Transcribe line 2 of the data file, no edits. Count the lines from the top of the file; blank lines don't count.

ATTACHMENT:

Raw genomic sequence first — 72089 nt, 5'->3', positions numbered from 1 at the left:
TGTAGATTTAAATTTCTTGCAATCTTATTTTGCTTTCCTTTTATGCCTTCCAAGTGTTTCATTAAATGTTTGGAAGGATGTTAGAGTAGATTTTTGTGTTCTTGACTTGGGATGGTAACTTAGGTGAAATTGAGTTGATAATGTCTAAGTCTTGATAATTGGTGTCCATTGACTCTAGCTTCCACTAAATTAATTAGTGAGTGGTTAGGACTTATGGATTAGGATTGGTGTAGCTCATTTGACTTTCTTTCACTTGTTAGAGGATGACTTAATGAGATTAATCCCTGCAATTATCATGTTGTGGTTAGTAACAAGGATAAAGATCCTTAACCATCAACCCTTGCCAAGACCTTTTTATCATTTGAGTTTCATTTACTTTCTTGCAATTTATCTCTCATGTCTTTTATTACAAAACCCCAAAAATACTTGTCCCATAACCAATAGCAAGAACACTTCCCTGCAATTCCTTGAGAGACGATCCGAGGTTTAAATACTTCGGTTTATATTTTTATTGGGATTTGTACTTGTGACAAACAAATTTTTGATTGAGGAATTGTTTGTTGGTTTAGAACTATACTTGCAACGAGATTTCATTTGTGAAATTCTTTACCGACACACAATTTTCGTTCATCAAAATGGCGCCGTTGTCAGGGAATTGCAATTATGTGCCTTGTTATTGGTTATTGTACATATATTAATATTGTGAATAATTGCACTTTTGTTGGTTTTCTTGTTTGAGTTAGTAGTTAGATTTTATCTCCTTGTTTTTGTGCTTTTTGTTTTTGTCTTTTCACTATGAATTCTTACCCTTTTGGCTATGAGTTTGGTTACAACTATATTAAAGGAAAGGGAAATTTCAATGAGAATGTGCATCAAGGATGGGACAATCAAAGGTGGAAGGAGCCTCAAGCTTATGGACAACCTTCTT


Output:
TGTAGATTTAAATTTCTTGCAATCTTATTTTGCTTTCCTTTTATGCCTTCCAAGTGTTTCATTAAATGTTTGGAAGGATGTTAGAGTAGATTTTTGTGTTCTTGACTTGGGATGGTAACTTAGGTGAAATTGAGTTGATAATGTCTAAGTCTTGATAATTGGTGTCCATTGACTCTAGCTTCCACTAAATTAATTAGTGAGTGGTTAGGACTTATGGATTAGGATTGGTGTAGCTCATTTGACTTTCTTTCACTTGTTAGAGGATGACTTAATGAGATTAATCCCTGCAATTATCATGTTGTGGTTAGTAACAAGGATAAAGATCCTTAACCATCAACCCTTGCCAAGACCTTTTTATCATTTGAGTTTCATTTACTTTCTTGCAATTTATCTCTCATGTCTTTTATTACAAAACCCCAAAAATACTTGTCCCATAACCAATAGCAAGAACACTTCCCTGCAATTCCTTGAGAGACGATCCGAGGTTTAAATACTTCGGTTTATATTTTTATTGGGATTTGTACTTGTGACAAACAAATTTTTGATTGAGGAATTGTTTGTTGGTTTAGAACTATACTTGCAACGAGATTTCATTTGTGAAATTCTTTACCGACACACAATTTTCGTTCATCAAAATGGCGCCGTTGTCAGGGAATTGCAATTATGTGCCTTGTTATTGGTTATTGTACATATATTAATATTGTGAATAATTGCACTTTTGTTGGTTTTCTTGTTTGAGTTAGTAGTTAGATTTTATCTCCTTGTTTTTGTGCTTTTTGTTTTTGTCTTTTCACTATGAATTCTTACCCTTTTGGCTATGAGTTTGGTTACAACTATATTAAAGGAAAGGGAAATTTCAATGAGAATGTGCATCAAGGATGGGACAATCAAAGGTGGAAGGAGCCTCAAGCTTATGGACAACCTTCTT